The new Museum in Preble Hall hosted its first loan exhibition about 1940. Included in the exhibition was a painting of the attack on the privateer General Armstrong, loaned by President Franklin D. Roosevelt.
The Museum originated as the Naval School Lyceum, established in 1845 under the Academy's first chaplain. The Lyceum was a collection of historic and natural objects, scientific models and apparatus, and works of art brought together for study and discussion. In 1849 President James K. Polk directed that the Navy's collection of historic flags be sent to the new Naval School at Annapolis for care and display. Other trophies of war, of exploring and survey expeditions, and diplomatic missions, as well as works of art donated by naval officers were forwarded by the Navy Department after the Civil War. The early collections of ordnance and ship models were used as teaching aids in the Academy's Departments of Gunnery and Seamanship.
In 1888 the U. S. Naval Lyceum at the New York Navy Yard was disbanded, and its large collection of objects was transferred to the Naval Academy. The Academy also received the extensive collection of the Boston Naval Library and Institute in 1921. Since the construction of a permanent museum building in 1939, many private individuals and groups have contributed important and valuable historic objects.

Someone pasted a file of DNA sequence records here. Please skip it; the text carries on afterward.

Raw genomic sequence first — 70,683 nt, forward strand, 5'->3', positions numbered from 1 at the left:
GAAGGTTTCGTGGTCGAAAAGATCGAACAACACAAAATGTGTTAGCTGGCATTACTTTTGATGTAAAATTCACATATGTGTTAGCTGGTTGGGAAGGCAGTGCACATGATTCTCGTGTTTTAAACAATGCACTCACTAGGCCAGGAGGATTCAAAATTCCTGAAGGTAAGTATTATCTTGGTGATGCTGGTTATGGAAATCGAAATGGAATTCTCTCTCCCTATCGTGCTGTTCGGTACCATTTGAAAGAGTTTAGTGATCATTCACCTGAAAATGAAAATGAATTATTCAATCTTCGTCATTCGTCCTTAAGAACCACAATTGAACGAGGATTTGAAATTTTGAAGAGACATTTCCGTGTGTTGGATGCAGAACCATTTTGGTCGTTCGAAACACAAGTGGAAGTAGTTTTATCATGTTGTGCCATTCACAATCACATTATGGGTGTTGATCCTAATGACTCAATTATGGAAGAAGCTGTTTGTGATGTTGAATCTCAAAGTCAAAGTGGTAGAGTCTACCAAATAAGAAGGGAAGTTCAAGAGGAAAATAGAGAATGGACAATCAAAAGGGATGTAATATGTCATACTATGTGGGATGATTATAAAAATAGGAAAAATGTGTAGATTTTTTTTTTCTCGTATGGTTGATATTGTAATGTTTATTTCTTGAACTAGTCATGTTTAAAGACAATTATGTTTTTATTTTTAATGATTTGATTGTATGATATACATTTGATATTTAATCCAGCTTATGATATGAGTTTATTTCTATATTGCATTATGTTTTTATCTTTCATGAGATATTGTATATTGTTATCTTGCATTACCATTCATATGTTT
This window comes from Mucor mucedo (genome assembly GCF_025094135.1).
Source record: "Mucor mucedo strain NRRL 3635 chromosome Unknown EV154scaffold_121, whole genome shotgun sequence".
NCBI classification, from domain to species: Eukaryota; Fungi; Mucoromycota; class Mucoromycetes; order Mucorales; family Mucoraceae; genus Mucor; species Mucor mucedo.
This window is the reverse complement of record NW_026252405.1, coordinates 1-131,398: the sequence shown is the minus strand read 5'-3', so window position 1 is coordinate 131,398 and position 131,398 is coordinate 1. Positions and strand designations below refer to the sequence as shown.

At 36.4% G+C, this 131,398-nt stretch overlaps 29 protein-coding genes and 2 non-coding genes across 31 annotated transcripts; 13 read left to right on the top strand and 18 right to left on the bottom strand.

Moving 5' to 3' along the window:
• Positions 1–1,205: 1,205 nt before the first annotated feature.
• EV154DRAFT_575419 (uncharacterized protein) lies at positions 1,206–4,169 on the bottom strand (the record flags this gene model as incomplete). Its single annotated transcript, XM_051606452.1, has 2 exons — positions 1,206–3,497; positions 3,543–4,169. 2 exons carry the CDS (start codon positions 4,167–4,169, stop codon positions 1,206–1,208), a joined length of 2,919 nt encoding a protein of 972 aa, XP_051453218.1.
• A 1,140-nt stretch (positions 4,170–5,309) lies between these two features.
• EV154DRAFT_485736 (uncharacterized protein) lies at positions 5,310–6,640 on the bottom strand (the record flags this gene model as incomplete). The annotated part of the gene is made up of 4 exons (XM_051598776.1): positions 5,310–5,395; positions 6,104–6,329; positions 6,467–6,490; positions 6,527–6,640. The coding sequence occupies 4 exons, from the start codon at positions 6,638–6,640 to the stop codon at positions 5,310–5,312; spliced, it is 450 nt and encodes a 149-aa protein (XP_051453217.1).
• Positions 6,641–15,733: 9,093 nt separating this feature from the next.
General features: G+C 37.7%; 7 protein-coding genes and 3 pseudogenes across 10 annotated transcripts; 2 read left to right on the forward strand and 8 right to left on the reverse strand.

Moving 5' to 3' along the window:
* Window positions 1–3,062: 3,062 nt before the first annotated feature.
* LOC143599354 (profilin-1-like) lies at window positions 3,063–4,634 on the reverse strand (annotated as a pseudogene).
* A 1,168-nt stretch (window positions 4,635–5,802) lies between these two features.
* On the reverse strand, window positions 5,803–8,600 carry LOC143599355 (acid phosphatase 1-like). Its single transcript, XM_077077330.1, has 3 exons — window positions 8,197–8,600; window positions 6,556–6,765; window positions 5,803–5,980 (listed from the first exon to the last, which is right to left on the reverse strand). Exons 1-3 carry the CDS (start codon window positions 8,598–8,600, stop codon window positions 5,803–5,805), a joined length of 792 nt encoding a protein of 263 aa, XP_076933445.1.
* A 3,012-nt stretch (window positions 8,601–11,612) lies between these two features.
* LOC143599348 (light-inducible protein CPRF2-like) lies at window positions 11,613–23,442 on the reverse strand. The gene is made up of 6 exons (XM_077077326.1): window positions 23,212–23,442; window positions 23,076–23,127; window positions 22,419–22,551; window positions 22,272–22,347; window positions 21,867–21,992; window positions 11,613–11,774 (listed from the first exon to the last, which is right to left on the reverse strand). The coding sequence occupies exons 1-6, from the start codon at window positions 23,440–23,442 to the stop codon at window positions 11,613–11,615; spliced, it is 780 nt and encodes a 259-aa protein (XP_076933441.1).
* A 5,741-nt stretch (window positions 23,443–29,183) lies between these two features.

When a new chapel was constructed after the Civil War the Naval Academy Lyceum occupied the old chapel. Many of the objects shown here, including the "Don't give up the Ship" flag, are still in the Museum Collection.
The Naval Academy Lyceum of the 19th century was located in a room over the mess hall, and later moved to a former chapel. About 1910, exhibits were installed in Memorial Hall of Bancroft Hall. In 1920, Assistant Secretary of the Navy, Franklin D. Roosevelt recommended that the collections be placed in a "museum," and the ground floor of Maury Hall was made available for that purpose. Through the generosity of two private organizations, the Naval Academy Athletic Association and the U. S. Naval Institute, the present museum building was constructed and opened in 1939. The Naval Institute funded an addition in 1962, and in 1970 the entire building was formally dedicated to the memory of Commodore Edward Preble (1761-1807), an officer of the Revolution, Quasi and Barbary Wars.
From 2007-2008, Preble Hall underwent a complete renovation in order to turn the building into a modern museum. Changes included new exhibits, improved collections storage areas, and upgraded office space. The museum officially reopened in the summer of 2009.